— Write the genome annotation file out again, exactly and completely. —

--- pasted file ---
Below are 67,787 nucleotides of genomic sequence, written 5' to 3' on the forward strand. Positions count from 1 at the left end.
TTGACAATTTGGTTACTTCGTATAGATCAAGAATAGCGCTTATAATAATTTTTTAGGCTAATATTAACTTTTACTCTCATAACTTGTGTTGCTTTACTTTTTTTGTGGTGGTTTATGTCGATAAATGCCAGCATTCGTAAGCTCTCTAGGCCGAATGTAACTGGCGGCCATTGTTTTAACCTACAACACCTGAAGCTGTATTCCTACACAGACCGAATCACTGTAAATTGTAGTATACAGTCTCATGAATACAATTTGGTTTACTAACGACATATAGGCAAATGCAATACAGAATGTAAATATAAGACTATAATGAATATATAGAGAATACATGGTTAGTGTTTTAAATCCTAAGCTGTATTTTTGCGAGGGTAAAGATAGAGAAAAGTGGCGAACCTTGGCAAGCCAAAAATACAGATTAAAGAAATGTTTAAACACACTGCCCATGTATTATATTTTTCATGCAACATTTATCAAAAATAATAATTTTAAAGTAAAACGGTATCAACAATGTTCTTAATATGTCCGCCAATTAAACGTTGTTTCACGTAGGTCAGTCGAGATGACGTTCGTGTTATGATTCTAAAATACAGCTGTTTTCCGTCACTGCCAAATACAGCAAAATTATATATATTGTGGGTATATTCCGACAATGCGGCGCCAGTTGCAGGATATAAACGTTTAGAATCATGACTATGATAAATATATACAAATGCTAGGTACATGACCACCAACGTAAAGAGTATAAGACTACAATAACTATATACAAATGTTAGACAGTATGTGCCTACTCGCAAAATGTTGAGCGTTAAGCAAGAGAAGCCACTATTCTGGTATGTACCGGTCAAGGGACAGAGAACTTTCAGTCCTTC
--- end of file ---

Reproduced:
Below are 67,787 nucleotides of genomic sequence, written 5' to 3' on the forward strand. Positions count from 1 at the left end.
TTGACAATTTGGTTACTTCGTATAGATCAAGAATAGCGCTTATAATAATTTTTTAGGCTAATATTAACTTTTACTCTCATAACTTGTGTTGCTTTACTTTTTTTGTGGTGGTTTATGTCGATAAATGCCAGCATTCGTAAGCTCTCTAGGCCGAATGTAACTGGCGGCCATTGTTTTAACCTACAACACCTGAAGCTGTATTCCTACACAGACCGAATCACTGTAAATTGTAGTATACAGTCTCATGAATACAATTTGGTTTACTAACGACATATAGGCAAATGCAATACAGAATGTAAATATAAGACTATAATGAATATATAGAGAATACATGGTTAGTGTTTTAAATCCTAAGCTGTATTTTTGCGAGGGTAAAGATAGAGAAAAGTGGCGAACCTTGGCAAGCCAAAAATACAGATTAAAGAAATGTTTAAACACACTGCCCATGTATTATATTTTTCATGCAACATTTATCAAAAATAATAATTTTAAAGTAAAACGGTATCAACAATGTTCTTAATATGTCCGCCAATTAAACGTTGTTTCACGTAGGTCAGTCGAGATGACGTTCGTGTTATGATTCTAAAATACAGCTGTTTTCCGTCACTGCCAAATACAGCAAAATTATATATATTGTGGGTATATTCCGACAATGCGGCGCCAGTTGCAGGATATAAACGTTTAGAATCATGACTATGATAAATATATACAAATGCTAGGTACATGACCACCAACGTAAAGAGTATAAGACTACAATAACTATATACAAATGTTAGACAGTATGTGCCTACTCGCAAAATGTTGAGCGTTAAGCAAGAGAAGCCACTATTCTGGTATGTACCGGTCAAGGGACAGAGAACTTTCAGTCCTTC